This is what Tropical Trails is known for: as operators of the most invigorating and rustic trekking safaris in Tanzania. We pioneered our crater highlands treks from the plains of Ngorongoro to the shores of the lake in Empakai Crater, down the Great Rift Valley wall to spectacular Lake Natron, where a swim in the cool waterfall pools awaits you.
It can be done in 3, 5, 6 or 7 days depending, and we will be more than happy to incorporate a few trekking days into your safari!
These treks get you close to nature and allow you the chance to get an authentic taste of the local culture as you trek with Maasai guides and your belongings are transported on pack animals in the traditional way-just as tribesman have done for centuries. While this trek is not necessarily physically demanding - it does require a fit and healthy individual with the stamina to walk 4 - 11 hours a day through some rugged terrain, but once you're through - you'll find it worth the sweat!
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Safari with Crater Highlands Trek 7 Days Sample Itinerary
Arrive in Arusha and overnight in a lodge (included on a BB basis).
Drive from Arusha and then descend into the Ngorongoro Crater for a crater tour. This 100 square mile natural amphitheatre is host to an astonishing array of wildlife and you may be lucky enough to see rhino, elephant and lion, as well as large herds of zebra and wildebeest. A picnic lunch will be taken in the Crater before returning to the lodge. Stay a second night at Simba Camp on the rim of the Crater.
Day 2- Ngorongoro Crater to Olmoti
Drive to the Ngorongoro Crater and descend into the Crater for a second game drive. Then exit the Crater and drive to Nainokanoka. Take an afternoon trek at Olmoti, which takes you through the rain-forested slopes of Olmoti Crater to the rim viewpoint. The trek winds down to the grassy plains of the crater floor and to Mungwe Falls, named after the distinctive white flourish of the Colobus Monkey tail.
Day 3- Olmoti Crater to Empakai
The trek continues to the distant Empakai Crater. On this day the trek covers open grassland through a natural amphitheatre created by encircling volcanoes. Masai rush out of their traditional homes (Manyattas) to greet trekkers as they pass by. The steep walk up Empakai affords awe-inspiring views, especially from the top where the sheer sided sunken crater can be seen. We camp on the Crater Rim, with Empakai on one side and Ol Donyo Lengai, the holy Masai volcano, on the other.
Day 4 - Empakai to Nayobi
From the overnight camp, we scramble down the sheer-sided slopes of Empakai onto the crater floor for a foot safari. Empakai Crater is a sunken volcano with a soda lake covering most of the crater floor. Flamingos nest here during the day to escape the blazing heat of the Rift Valley. A large forest on the western shore is home to antelope, buffalo, leopard and lion, with large seasonal zebra and wildebeest populations when they pass through on their migratory circuits.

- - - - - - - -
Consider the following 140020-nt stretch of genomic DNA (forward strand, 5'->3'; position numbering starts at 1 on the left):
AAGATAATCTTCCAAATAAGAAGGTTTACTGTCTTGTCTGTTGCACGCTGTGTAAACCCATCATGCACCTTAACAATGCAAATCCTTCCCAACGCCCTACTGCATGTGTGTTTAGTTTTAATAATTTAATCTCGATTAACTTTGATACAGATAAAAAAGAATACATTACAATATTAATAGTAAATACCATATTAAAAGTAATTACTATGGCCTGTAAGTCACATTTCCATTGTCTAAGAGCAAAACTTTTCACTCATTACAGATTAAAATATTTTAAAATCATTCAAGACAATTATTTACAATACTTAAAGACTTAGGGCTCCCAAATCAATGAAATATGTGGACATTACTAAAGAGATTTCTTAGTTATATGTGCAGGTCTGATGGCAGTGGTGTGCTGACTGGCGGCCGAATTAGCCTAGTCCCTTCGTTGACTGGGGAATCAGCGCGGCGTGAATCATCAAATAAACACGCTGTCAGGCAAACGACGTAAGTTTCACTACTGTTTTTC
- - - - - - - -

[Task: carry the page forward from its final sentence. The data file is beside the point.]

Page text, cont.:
Day 5 - Nayobi to Ngaresero
The Masai Mountain of God, Ol Donyo Lengai looms out of the sunrise as we head out early to avoid the African heat. We arrive at the escarpment, the sheer wall that looms out of the Rift Valley floor, to admire one of the finest views in Africa. Sweeping vistas of the Rift Valley 1500ft below, and the scattered active volcanoes, primitive rock formations, glimmering soda lakes and clustered Masai bomas are all in front of you to behold.
The final six kilometers are across the tough uncompromising terrain of the valley floor in extreme heat. Our shaded camp is perched above a refreshing stream, a half-hours walk from a paradisiacal waterfall.
Day 6 - Ngaresero
Very early morning an optional climb of Ol Donyo Lengai
(2878m), an active carbonate volcano with spiritual significance to the Masai. (Please see below)
A visit to Lake Natron (short afternoon visit if Ol Donyo Lengai trek is taken), one of the soda alkaline lakes that jewel the East African Rift, where there is an array of water birds including hordes of resident flamingos. There is also the opportunity to walk up a gorge carved into the Rift Escarpment to a waterfall to wash off five days of dust.
Day 7 - Ngaresero to Arusha
A long driving day returning back to Arusha. Overnight Arusha included (on BB)
Optional Trek of Oldonyo Lengai
An optional climb of Ol Donyo Lengai (2878m), an active carbonate volcano with spiritual significance to the Maasai, is offered.
This is a very demanding trek, which starts around 3 am in the morning so as to avoid the fierce midday heat. There is no shade on the mountain, and the terrain underfoot consists of tough scree, lava and volcanic ash, with steep furrows and gullies to negotiate.
At the summit, there are two craters (one of which is still active) which can be explored, with due care, and the views across the Rift and towards Lake Natron are breathtaking. This trek is recommended for serious trekkers in good physical condition. A large water intake and a sunhat are strongly advised.
This trek can be added onto our Rift Valley Trek, for the ultimate wilderness trek across some of the most primeval, spectacular, unvisited landscapes on Earth.
Some Missives of one of our own
Crater Highlands - An Incredible Journey
By Brittany Stephen
Imagine a journey through the heart of Tanzania not unlike the romantic accounts of Ernest Hemingway. Gently rolling hills bathed in soft, gentle breezes and knotted trees blanketed in Spanish moss. Mottled mountainsides punctuated by misty mornings followed by blazing daytime heat and nippy evenings, all against some of the world's most spectacular backdrops.
This is the Crater Highlands trek.
Working for a safari company definitely has its perks, so when it was decided that I should embark on a familiarization trip for this journey, I was more than willing. I was even more thrilled when two very close girlfriends could join me and my wonderful Maasai guide, Ole Supuk, in the adventure.
What ensued over the next five days was an expedition that we likened to that of Frodo and Sam in J.R.R Tolkien's beloved, Lord of the Rings (albeit without the threat of eminent demise, of course). And while one may chuckle at the zealous comparison, the trek's vast and ever changing terrain, mystical sweeping vistas of distant jagged peaks, and rather ethereal feel definitely convey the feeling that one is indeed somewhere magical.